Medicare

A, B, D, C and the One Big Decision

A, B, D, C. They may not be in alphabetical order but, when it comes to Medicare, it’s easier to understand when they’re in this order.

Medicare, also referred to as “Original Medicare,” is made up of Parts A and B and is run by the US Federal Government. On the other hand, Parts D and C are run by private insurance companies that have been approved by Medicare. Given this fact, you might be tempted to mentally section off the four letters into two parts, A and B in one and D and C in another. However, there’s a reason D is before C and a reason why you’re probably going to want to section the alphabet this way: A, B, and D in one, C in another.

But before I go on, let’s take a quick look into what Medicare is offering with Parts A and B.

      Part A, also known as Hospital Insurance: this covers hospital stays

      Part B, also known as Medical Insurance: this covers outpatient care

If you have A and B, you’re missing prescription drug coverage. Part D covers your prescription drugs.

So, with A, B, and D, you’ve got decent coverage. What’s Part C then? Part C, also known as the Advantage plan, covers the same things as A, B, and D.

What’s the Difference?

For most cases, people either sign up for A, B, a Supplemental Plan, and D or sign up for A, B, and C (which oftentimes includes D). Generally speaking, Advantage plans (Part C) are typically less expensive but may have more out-of-pocket costs and network limitations whereas Supplemental plans (Medigap) are typically more expensive but may have fewer out-of-pocket costs and the freedom to go to any provider that takes Medicare without referrals. The plan that’s right for you depends on both your health needs and financial resources.  

How will ObamaCare Really Affect Medicare Recipients?

ObamaCare and the online health insurance exchanges have certainly confused Medicare recipients.  At every single presentation this past Annual Enrollment Period, our team members have been asked about how ObamaCare will affect their Medicare benefits.  

For the longest time, we’ve been telling our clients that ObamaCare will not affect Medicare.   The way Medicare is structured (Parts A, B, C, D) will not change and the ways to enroll or change plans will not change.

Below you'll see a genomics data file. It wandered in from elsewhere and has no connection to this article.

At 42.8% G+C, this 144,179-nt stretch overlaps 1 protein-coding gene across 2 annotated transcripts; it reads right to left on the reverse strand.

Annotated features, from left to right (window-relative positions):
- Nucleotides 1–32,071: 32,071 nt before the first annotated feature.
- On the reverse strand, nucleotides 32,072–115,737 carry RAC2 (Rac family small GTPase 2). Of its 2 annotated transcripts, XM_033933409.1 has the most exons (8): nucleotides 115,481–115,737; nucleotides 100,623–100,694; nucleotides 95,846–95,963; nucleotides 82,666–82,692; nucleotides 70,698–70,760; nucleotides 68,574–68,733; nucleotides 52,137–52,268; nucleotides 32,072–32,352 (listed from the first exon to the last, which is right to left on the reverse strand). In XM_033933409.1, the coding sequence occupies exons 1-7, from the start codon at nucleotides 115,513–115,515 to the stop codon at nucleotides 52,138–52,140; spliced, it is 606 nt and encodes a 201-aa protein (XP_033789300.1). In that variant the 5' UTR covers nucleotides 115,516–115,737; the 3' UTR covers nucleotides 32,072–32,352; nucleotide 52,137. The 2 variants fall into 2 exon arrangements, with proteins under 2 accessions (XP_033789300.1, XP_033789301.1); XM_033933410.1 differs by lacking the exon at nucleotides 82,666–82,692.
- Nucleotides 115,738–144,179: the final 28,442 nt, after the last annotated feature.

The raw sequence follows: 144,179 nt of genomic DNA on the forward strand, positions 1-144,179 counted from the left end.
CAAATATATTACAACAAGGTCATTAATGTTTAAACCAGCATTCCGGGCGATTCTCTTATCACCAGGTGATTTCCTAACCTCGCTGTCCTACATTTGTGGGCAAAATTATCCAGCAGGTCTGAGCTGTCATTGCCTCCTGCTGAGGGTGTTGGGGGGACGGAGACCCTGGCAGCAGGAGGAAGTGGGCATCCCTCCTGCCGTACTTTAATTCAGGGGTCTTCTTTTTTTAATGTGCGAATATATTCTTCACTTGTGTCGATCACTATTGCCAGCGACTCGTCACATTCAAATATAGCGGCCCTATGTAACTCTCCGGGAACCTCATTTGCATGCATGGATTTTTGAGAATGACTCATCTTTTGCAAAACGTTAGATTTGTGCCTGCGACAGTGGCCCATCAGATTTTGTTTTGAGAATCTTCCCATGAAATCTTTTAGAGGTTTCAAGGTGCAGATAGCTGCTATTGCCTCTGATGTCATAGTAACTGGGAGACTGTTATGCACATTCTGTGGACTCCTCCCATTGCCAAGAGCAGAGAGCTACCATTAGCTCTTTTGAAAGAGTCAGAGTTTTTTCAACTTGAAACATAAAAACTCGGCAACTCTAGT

In some ways, Medicare was like the preview for ObamaCare. Medicare eligible individuals are already ahead of the curve. 

For example, you get to select from a number of plans that range from lower cost sharing at a higher monthly premium (Supplemental plans) or higher cost sharing at a lower monthly premium (Advantage plans).  If you didn’t have health insurance and didn’t enroll in Medicare when you were eligible, there’s would be penalties when you did enroll later on.

However, looking forward, we foresee potential changes to Medicare plans that may affect the pocket books of our clients.

As healthcare gets more expensive, insurance companies will constantly be looking at their bottom line.  We foresee higher monthly costs for plans with monthly premiums such as supplemental plans.  We’ve seen plan rates go up as much as 5-15% depending on the plan and state. 

For plans that have low or no additional monthly premiums, we’ve seen an increase in out of pocket expenses such as hospital deductibles and co-pays. 

To be fair, market factors such as increased healthcare expenses and inflation have contributed to a rise in premiums and cost-sharing way before ObamaCare ever came along. 

However, proposed cuts to Medicare will accelerate the amount that Medicare recipients will have to pay for their share of health benefits. 

As a health insurance agent, it’s never pleasant to receive a call from a client upset about a rise in their premiums or changes to their benefits.   We’ve taken a strong initiative to really educate individuals on what may potentially happen so there are no big surprises down the road.

Disclaimer: Views expressed in the article are solely the opinions of the author and is not endorsed by the Center for Medicare and Medicaid Services (CMS) or affiliated insurance carriers.  Doctor’s Choice is a subsidiary of InsureHealth Inc.